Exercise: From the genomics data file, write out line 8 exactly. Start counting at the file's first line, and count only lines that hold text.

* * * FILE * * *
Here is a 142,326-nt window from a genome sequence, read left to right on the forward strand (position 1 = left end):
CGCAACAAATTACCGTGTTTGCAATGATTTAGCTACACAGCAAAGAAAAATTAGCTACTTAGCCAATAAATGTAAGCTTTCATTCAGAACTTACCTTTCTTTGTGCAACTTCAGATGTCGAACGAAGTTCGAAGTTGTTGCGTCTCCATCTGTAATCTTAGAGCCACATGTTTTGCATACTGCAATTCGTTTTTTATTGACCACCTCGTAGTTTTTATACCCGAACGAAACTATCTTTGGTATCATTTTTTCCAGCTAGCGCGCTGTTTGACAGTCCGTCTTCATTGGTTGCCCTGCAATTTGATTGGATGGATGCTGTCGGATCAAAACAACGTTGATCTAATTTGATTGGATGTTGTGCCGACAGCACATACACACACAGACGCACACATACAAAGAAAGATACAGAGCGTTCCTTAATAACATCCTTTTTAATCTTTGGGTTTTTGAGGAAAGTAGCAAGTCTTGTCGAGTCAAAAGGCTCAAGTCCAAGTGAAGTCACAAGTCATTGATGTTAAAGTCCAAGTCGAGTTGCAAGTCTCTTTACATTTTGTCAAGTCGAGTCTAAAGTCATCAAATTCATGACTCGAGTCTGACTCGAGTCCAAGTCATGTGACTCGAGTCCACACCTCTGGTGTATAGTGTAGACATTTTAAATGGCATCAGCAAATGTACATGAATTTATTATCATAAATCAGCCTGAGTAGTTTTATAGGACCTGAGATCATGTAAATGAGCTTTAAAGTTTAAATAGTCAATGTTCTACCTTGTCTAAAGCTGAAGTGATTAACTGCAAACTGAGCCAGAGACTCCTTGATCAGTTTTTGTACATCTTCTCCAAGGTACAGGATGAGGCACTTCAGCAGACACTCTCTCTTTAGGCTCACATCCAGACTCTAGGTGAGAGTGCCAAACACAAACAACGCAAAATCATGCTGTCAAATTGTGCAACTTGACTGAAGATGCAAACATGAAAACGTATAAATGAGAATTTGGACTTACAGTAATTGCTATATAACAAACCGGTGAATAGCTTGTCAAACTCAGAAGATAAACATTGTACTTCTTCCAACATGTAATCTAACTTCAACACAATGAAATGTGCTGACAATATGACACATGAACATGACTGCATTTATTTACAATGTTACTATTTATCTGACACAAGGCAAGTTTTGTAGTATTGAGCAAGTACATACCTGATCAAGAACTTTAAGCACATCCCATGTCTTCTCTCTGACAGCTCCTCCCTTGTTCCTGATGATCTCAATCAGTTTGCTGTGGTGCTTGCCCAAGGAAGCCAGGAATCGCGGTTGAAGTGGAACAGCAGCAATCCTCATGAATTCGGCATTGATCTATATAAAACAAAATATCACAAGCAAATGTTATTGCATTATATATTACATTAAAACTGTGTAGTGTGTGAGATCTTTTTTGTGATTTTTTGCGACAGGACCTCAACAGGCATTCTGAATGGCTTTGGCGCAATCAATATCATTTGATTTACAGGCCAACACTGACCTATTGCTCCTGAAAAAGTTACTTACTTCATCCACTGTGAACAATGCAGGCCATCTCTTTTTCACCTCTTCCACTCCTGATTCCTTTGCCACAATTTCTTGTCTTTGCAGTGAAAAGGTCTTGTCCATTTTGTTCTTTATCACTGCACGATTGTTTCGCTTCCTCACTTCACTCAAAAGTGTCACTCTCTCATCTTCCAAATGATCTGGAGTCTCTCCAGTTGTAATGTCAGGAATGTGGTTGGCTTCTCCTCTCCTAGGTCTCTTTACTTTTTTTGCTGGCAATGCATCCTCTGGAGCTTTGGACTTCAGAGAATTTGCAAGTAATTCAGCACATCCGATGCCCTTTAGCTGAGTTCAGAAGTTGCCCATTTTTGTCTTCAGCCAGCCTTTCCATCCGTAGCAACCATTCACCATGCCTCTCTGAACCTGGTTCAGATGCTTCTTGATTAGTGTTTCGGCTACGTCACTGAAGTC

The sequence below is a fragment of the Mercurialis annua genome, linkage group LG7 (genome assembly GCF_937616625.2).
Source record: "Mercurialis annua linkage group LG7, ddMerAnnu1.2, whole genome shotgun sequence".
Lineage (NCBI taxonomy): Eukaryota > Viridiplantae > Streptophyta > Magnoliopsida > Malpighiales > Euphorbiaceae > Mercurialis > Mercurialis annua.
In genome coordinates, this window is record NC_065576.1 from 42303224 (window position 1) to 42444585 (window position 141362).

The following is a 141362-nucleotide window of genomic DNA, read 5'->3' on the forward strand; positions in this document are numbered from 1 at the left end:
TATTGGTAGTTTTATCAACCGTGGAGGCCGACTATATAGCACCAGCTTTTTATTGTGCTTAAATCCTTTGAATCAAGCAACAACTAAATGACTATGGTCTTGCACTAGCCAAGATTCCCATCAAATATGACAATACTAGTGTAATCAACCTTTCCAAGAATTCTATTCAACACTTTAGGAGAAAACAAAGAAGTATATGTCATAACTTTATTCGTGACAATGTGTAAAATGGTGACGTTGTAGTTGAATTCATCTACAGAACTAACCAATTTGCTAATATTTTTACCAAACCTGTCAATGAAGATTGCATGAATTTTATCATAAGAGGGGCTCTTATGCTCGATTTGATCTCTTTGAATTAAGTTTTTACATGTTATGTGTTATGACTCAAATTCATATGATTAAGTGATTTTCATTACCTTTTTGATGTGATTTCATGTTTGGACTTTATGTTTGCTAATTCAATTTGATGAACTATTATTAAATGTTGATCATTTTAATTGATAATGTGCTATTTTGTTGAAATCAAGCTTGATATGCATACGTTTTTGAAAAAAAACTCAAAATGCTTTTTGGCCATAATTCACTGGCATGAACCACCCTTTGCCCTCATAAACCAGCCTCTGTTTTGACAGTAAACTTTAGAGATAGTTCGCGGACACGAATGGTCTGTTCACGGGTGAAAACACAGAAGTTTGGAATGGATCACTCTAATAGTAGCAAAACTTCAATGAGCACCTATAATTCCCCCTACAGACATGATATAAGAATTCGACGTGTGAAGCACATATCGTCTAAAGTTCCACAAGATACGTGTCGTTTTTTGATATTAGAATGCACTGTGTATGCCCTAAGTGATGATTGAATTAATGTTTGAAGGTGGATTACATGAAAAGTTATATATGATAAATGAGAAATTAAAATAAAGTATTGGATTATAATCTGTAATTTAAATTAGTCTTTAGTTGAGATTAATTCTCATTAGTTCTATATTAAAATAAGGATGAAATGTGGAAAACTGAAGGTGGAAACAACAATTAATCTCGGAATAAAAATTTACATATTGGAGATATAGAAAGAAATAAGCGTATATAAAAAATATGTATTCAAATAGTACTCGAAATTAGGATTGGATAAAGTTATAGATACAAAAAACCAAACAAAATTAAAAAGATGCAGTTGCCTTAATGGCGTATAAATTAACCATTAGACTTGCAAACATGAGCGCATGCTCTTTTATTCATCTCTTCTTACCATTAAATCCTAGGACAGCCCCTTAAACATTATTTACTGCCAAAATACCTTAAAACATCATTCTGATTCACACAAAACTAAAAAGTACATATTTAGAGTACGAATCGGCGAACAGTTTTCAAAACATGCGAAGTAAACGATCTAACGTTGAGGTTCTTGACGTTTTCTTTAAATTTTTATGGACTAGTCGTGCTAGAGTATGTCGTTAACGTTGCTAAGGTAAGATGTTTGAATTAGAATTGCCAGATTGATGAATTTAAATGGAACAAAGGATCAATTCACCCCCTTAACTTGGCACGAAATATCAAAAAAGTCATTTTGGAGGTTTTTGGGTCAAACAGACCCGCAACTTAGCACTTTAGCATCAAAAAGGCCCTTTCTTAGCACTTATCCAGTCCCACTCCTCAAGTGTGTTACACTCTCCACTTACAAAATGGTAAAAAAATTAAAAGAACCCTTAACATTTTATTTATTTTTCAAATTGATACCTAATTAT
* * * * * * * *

TATTGGTAGTTTTATCAACCGTGGAGGCCGACTATATAGCACCAGCTTTTTATTGTGCTTAAATCCTTTGAATCAAGCAACAACTAAATGACTATGGTCTTGCACTAGCCAAGATTCCCATCAAATATGACAATACTAGTGTAATCAACCTTTCCAAGAATTCTATTCAACACTTTAGGAGAAAACAAAGAAGTATATGTCATAACTTTATTCGTGACAATGTGTAAAATGGTGACGTTGTAGTTGAATTCATCTACAGAACTAACCAATTTGCTAATATTTTTACCAAACCTGTCAATGAAGATTGCATGAATTTTATCATAAGAGGGGCTCTTATGCTCGATTTGATCTCTTTGAATTAAGTTTTTACATGTTATGTGTTATGACTCAAATTCATATGATTAAGTGATTTTCATTACCTTTTTGATGTGATTTCATGTTTGGACTTTATGTTTGCTAATTCAATTTGATGAACTATTATTAAATGTTGATCATTTTAATTGATAATGTGCTATTTTGTTGAAATCAAGCTTGATATGCATACGTTTTTGAAAAAAAACTCAAAATGCTTTTTGGCCATAATTCACTGGCATGAACCACCCTTTGCCCTCATAAACCAGCCTCTGTTTTGACAGTAAACTTTAGAGATAGTTCGCGGACACGAATGGTCTGTTCACGGGTGAAAACACAGAAGTTTGGAATGGATCACTCTAATAGTAGCAAAACTTCAATGAGCACCTATAATTCCCCCTACAGACATGATATAAGAATTCGACGTGTGAAGCACATATCGTCTAAAGTTCCACAAGATACGTGTCGTTTTTTGATATTAGAATGCACTGTGTATGCCCTAAGTGATGATTGAATTAATGTTTGAAGGTGGATTACATGAAAAGTTATATATGATAAATGAGAAATTAAAATAAAGTATTGGATTATAATCTGTAATTTAAATTAGTCTTTAGTTGAGATTAATTCTCATTAGTTCTATATTAAAATAAGGATGAAATGTGGAAAACTGAAGGTGGAAACAACAATTAATCTCGGAATAAAAATTTACATATTGGAGATATAGAAAGAAATAAGCGTATATAAAAAATATGTATTCAAATAGTACTCGAAATTAGGATTGGATAAAGTTATAGATACAAAAAACCAAACAAAATTAAAAAGATGCAGTTGCCTTAATGGCGTATAAATTAACCATTAGACTTGCAAACATGAGCGCATGCTCTTTTATTCATCTCTTCTTACCATTAAATCCTAGGACAGCCCCTTAAACATTATTTACTGCCAAAATACCTTAAAACATCATTCTGATTCACACAAAACTAAAAAGTACATATTTAGAGTACGAATCGGCGAACAGTTTTCAAAACATGCGAAGTAAACGATCTAACGTTGAGGTTCTTGACGTTTTCTTTAAATTTTTATGGACTAGTCGTGCTAGAGTATGTCGTTAACGTTGCTAAGGTAAGATGTTTGAATTAGAATTGCCAGATTGATGAATTTAAATGGAACAAAGGATCAATTCACCCCCTTAACTTGGCACGAAATATCAAAAAAGTCATTTTGGAGGTTTTTGGGTCAAACAGACCCGCAACTTAGCACTTTAGCATCAAAAAGGCCCTTTCTTAGCACTTATCCAGTCCCACTCCTCAAGTGTGTTACACTCTCCACTTACAAAATGGTAAAAAAATTAAAAGAACCCTTAACATTTTATTTATTTTTCAAATTGATACCTAATTAT